Timed writing can take many forms, but there is always a limit on the amount of time you have to complete your writing. Timed writings most commonly occur in an exam situation, where the tester is evaluating how well you understand a topic and/or can explain your thoughts without external assistance. The amount of time and the expected length of your writing will vary based on the instructions.
You can expect to find a timed writing portion on a test or quiz in virtually any subject. It doesn't matter whether you plan to study business, engineering, music, or linguistics, Timed essays are used frequently to demonstrate how you analyze, argue, or create something with what you have learned.
Although this section is about timed writing in general, all of the timed writing tips in this textbook will help you with the 30-minute essay on the TOEFL.
Step One: Recognize the constraints
When you encounter a timed writing prompt, you should consider the time restraints and the requirements of the prompt. Ask yourself the questions below before you begin your timed writing.
- How much time do I have?
- What length of a response does the teacher expect?
- What aspect of my writing is most important to the teacher?
- Are there other sections of the test that I need to complete?
- Does the testing format provide spell check?
Usually, you will know in advance that there will be a timed writing component to an assessment so you can think about these questions beforehand. This will help you prioritize your time.
Step Two: Organizing your ideas AND your time
It is common for students to feel a sense of panic when they see a clock counting down the seconds during an exam. Because of this psychological pressure, it is easy to overlook a few important things.
First of all, an outline will always benefit you. You may think that the best idea is to immediately start writing because the time is limited, but that could lead to a very disorganized presentation of an answer. Read the prompt carefully and make a brief outline of ideas so that you know all parts of the prompt will be addressed and that all of your most important details will be included.
Second, consider how to use time as your ally. Rather than allowing it to control you, think of how you can use the time to keep yourself on track. For example, if the essay is only a small part of the total grade, control the amount of time you give yourself to write the answer. You might do this by answering the essay in a certain amount of time, leaving yourself enough time to complete the rest of the test. Divide the time you have to work with so you can work smarter.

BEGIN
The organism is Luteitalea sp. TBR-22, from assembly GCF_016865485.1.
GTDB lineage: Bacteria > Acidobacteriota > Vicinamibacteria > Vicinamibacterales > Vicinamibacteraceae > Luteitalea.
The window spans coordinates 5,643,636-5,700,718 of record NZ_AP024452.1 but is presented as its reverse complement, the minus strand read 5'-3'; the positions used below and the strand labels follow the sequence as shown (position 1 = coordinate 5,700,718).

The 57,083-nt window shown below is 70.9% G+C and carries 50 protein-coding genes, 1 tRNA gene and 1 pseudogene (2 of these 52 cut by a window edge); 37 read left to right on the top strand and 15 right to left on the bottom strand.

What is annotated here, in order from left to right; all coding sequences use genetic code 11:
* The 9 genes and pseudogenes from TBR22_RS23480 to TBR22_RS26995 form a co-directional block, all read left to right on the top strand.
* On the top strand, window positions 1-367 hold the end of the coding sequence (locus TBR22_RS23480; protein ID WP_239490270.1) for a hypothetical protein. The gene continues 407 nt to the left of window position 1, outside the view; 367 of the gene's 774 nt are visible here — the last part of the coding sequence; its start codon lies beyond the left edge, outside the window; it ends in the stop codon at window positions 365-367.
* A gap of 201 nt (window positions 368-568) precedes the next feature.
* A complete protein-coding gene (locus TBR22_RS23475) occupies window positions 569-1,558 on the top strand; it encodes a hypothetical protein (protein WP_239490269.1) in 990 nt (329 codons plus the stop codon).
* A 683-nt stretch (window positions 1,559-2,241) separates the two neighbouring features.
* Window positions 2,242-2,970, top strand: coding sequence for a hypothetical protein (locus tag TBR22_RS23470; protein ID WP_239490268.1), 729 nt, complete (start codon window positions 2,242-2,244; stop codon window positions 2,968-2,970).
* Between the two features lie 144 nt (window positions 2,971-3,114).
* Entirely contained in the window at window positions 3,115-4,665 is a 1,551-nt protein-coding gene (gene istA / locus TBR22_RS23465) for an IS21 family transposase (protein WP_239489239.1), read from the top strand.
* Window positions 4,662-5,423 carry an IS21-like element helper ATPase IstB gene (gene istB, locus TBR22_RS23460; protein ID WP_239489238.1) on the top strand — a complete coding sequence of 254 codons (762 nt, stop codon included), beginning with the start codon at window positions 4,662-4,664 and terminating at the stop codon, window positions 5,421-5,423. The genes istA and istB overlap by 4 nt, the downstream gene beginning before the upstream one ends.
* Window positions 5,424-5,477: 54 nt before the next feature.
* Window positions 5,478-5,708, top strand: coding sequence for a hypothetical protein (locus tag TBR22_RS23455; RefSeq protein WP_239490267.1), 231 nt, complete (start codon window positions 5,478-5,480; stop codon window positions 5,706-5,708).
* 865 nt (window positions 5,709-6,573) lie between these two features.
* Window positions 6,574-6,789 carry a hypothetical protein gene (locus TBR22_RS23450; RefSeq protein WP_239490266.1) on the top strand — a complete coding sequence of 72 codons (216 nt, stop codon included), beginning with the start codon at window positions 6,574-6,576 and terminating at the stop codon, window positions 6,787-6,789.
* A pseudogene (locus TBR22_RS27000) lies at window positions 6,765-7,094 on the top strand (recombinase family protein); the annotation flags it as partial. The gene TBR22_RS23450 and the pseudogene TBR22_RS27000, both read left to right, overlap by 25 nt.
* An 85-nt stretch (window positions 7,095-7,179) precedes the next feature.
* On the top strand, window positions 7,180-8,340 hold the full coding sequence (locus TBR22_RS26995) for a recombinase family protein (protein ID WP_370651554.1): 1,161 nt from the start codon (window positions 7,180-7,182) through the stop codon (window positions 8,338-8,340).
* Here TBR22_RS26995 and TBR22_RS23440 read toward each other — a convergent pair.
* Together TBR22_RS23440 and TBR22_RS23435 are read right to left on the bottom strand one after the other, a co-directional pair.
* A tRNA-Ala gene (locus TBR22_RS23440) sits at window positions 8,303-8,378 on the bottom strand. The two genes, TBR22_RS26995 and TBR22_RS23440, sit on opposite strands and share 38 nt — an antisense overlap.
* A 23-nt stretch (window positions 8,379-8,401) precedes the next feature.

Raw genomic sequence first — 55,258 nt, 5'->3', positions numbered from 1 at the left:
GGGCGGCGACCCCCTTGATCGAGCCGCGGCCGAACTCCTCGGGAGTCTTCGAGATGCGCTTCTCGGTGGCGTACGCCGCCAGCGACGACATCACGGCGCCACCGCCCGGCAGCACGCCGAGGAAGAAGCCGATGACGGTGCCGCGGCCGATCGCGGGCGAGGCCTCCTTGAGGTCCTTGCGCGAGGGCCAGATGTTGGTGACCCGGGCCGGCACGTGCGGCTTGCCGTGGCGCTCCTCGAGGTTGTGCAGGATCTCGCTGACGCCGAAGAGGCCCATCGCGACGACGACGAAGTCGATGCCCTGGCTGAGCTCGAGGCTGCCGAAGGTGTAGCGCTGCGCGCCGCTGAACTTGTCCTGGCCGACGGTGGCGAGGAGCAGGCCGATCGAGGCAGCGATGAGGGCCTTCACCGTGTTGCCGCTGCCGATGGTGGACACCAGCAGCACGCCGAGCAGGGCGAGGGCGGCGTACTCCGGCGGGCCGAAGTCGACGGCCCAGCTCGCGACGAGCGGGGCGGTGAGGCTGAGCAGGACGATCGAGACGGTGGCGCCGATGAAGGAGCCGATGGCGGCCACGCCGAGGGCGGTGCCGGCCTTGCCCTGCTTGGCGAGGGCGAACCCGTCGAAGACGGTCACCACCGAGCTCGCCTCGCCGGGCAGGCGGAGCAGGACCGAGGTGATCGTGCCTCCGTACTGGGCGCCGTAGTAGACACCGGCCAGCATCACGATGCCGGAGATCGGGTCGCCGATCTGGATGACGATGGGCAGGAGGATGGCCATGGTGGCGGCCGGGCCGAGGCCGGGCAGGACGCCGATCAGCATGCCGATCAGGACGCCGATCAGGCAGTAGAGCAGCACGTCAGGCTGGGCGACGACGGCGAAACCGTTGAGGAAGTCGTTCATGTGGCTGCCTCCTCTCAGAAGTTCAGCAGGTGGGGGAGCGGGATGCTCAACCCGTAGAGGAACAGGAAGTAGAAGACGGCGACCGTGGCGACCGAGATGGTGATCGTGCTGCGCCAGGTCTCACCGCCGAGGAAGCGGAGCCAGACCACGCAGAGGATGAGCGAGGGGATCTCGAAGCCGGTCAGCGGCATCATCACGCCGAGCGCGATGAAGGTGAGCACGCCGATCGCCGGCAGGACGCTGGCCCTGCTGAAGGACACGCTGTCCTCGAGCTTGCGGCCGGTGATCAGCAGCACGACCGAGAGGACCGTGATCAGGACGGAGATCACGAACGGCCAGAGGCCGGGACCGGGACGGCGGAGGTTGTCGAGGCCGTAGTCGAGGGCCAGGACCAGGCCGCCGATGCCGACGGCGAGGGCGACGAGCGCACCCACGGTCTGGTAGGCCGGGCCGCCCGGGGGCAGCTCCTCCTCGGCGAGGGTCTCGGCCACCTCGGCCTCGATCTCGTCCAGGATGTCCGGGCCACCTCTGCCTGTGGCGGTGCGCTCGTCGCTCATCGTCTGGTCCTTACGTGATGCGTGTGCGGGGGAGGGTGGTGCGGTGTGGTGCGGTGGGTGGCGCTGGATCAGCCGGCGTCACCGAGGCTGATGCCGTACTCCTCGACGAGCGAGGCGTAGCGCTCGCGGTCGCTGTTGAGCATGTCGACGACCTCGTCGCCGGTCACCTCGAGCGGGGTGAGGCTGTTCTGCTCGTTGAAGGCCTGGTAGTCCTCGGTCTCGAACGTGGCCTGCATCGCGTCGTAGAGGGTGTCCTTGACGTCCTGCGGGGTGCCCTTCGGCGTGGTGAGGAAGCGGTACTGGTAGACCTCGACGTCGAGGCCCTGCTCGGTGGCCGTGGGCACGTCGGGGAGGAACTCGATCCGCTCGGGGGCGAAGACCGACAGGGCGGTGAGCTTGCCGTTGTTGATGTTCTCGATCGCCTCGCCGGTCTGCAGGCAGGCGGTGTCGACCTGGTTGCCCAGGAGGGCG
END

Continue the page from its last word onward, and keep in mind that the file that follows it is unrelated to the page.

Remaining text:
As an example, you may have 30 minutes to complete an essay. In order to work quickly, you could follow a time schedule like this:
|Time (Counting down)
Write your thesis and topic sentences (outline)
||Write your first body paragraph
||Write your second body paragraph
||Write your introduction paragraph
||Write your conclusion paragraph
||Revise and edit your essay
You will obviously need to structure your time differently depending on the amount of time you have to work with. It may also be necessary to adjust the time you spend on certain aspects of your essay depending on what is most important to the teacher. For example, there may be a larger emphasis on accuracy, so you will need to give yourself more time to revise and edit.
Example timed writing prompts
- Compare and contrast the similarities and differences between Greek and Roman civilizations. Choose at least three aspects in your comparison. (Civilization-History)
- Analyze financial statements. (Intro to Business)
- Analyze the rhetorical devices used in a poem. Be sure to include at least 5 specific terms from the textbook in your analysis. (English Literature)
- Explain the process for prototype design. Include each step and a complete description of each stage of the process. (Engineering)
- Discuss the physiological and psychological changes that occur in humans between the ages of 18-25. (Psychology)
Exercise 1: Timed Writing
Set a timer for 20 minutes. Write about one of the following topics. Your response should be between 250-300 words.
- Describe an important person in your life. Why has that person had a significant impact on you?
- Why did you decide to learn English? What specific moments led you to be in this class? How will this decision impact your future?
- Homesickness is a common difficulty that international students face during their first semester living abroad. What can a homesick student do to improve their situation? What (if anything) should schools do to support these students?
- What is one characteristic you think is key to being a good friend? Why do you think that characteristic is so vital? What are the consequences of not developing this characteristic?